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Swine influenza is a respiratory illness that generally affects the pig population. Caused by the Influenza type A virus, regular outbreaks among pigs are common, however, while humans do not normally contract swine flu, it can and does happen.

Swine influenza virus is most commonly referred to as “swine flu.”   Researches believe the Spanish influenza pandemic (infectious disease that can spread worldwide) of 1918-1919 can be linked to the swine flu, though its pathogenic origin is still unknown.  Prior to and after 1918, most pandemics of influenza developed in Asia and spread worldwide, with the first wave hitting the United States in the spring of 1918.

What made the 1918 influenza pandemic unique, was that it affected both humans and swine at the same time.  A second wave of the virus swept across the globe between September-November of 1918, and proved highly fatal.

In some other nations, a third wave spread in 1919.  The differences between the three waves seemed to be that the last two waves were more complicated, severe and had a higher fatality rate.  Three pandemic waves of influenza within one year, occurring in rapid succession with little break between waves, was never before experienced.

In February of 1976, the New Jersey State Health Department sent virus samples to the Center for Disease Control in Atlanta, Georgia.  The samples were taken from recruits at Fort Dix, New Jersey,  who had exhibited influenza-like symptoms.  Many of the virus samples had isolates that were identified as A/Victoria/75 (H3N2), the most common strain, while two of the isolates were unable to be identified.  On February 10th, additional isolates were identified as being A/New Jersey/76 (Hsw 1N1), resembling the virus that caused the 1918 pandemic, better known as “swine flu.”

In 1974 and 1975, only two cases of swine flu were diagnosed in the United States.  Both of the subjects involved had close contact with pigs, but there no evidence to suggest the virus had spread beyond family members.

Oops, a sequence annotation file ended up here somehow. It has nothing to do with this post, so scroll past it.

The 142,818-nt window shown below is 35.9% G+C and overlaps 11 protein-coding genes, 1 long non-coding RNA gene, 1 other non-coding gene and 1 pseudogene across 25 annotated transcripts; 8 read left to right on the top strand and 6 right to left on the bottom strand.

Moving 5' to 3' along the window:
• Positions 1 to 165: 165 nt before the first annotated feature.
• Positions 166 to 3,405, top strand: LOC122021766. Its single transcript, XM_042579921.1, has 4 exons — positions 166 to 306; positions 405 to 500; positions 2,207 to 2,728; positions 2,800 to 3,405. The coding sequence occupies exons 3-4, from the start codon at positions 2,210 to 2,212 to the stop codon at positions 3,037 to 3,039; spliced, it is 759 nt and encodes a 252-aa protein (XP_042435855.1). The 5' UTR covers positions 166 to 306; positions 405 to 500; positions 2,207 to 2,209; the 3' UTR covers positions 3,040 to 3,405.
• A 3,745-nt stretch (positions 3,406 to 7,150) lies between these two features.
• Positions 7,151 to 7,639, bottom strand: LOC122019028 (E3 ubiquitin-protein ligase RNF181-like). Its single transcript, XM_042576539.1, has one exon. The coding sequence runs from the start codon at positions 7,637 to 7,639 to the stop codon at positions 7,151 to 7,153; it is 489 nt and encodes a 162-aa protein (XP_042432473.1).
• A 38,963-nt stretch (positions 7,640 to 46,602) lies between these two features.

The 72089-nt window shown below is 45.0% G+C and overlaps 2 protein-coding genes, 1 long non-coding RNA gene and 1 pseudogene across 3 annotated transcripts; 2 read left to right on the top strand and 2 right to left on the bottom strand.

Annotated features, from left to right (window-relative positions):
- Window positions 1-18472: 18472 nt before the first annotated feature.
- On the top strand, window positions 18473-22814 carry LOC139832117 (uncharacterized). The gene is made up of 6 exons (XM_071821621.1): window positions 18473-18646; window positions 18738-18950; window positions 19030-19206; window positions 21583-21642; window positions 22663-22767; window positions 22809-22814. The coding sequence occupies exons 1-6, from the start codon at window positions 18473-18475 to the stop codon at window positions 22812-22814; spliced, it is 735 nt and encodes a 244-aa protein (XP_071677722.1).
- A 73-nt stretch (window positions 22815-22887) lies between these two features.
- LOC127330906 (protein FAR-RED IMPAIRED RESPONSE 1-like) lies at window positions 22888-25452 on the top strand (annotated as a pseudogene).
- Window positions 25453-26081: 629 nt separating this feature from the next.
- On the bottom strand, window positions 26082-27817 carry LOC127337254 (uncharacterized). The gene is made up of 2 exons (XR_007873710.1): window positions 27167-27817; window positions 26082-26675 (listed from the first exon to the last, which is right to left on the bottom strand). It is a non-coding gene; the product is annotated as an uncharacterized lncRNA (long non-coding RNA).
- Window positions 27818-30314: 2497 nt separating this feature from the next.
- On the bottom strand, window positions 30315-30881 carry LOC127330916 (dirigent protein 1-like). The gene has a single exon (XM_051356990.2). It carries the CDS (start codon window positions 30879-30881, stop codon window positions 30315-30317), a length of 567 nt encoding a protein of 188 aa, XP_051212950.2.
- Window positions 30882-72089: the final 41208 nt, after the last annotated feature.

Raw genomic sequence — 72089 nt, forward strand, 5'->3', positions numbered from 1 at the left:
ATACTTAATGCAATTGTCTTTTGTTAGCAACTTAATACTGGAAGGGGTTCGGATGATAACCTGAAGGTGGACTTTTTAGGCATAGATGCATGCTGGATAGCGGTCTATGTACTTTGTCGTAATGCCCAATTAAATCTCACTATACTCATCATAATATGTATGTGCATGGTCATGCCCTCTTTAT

As a result of the 1976 swine flu incident at Fort Dix, New Jersey, millions of Americans were vaccinated against the virus.  While the strain at Fort Dix differs from the one currently detected in Mexico, people who received the vaccine in 1976, should still have enough immunity in the body to either prevent the illness or make a contracted case much milder.

Between 2005 and January of 2009, there have been 12 reported cases of swine flu diagnosed  in America, none of which resulted in a fatality. 

What is Swine Flu?

Swine influenza virus refers to cases of influenza that are caused by Orthomyxoviruses, which are found in the pig population.  There are three types of influenza viruses; type A, which causes viral outbreaks, type B which can be traced to sporadic cases and type C which does not cause disease reactions.  The swine influenza strains that have been isolated and classified to date are either Influenza A or a subtype of the genus Influenza A.

In 2009, the Center for Disease Control (CDC) determined that swine influenza (H1N1) is highly contagious and spreads from person-to-person, however, it is unknown how it is transmitted. However, a virus can mutate and as a result be passed from person-to-person.  The form of influenza that originated in Mexico is a genetic mix of of viruses that have been witnessed in pigs, birds and humans.  The strain of swine flu responsible for the 2009 outbreak in the United States is believed to have undergone a mutation allowing it to be spread from pigs to humans.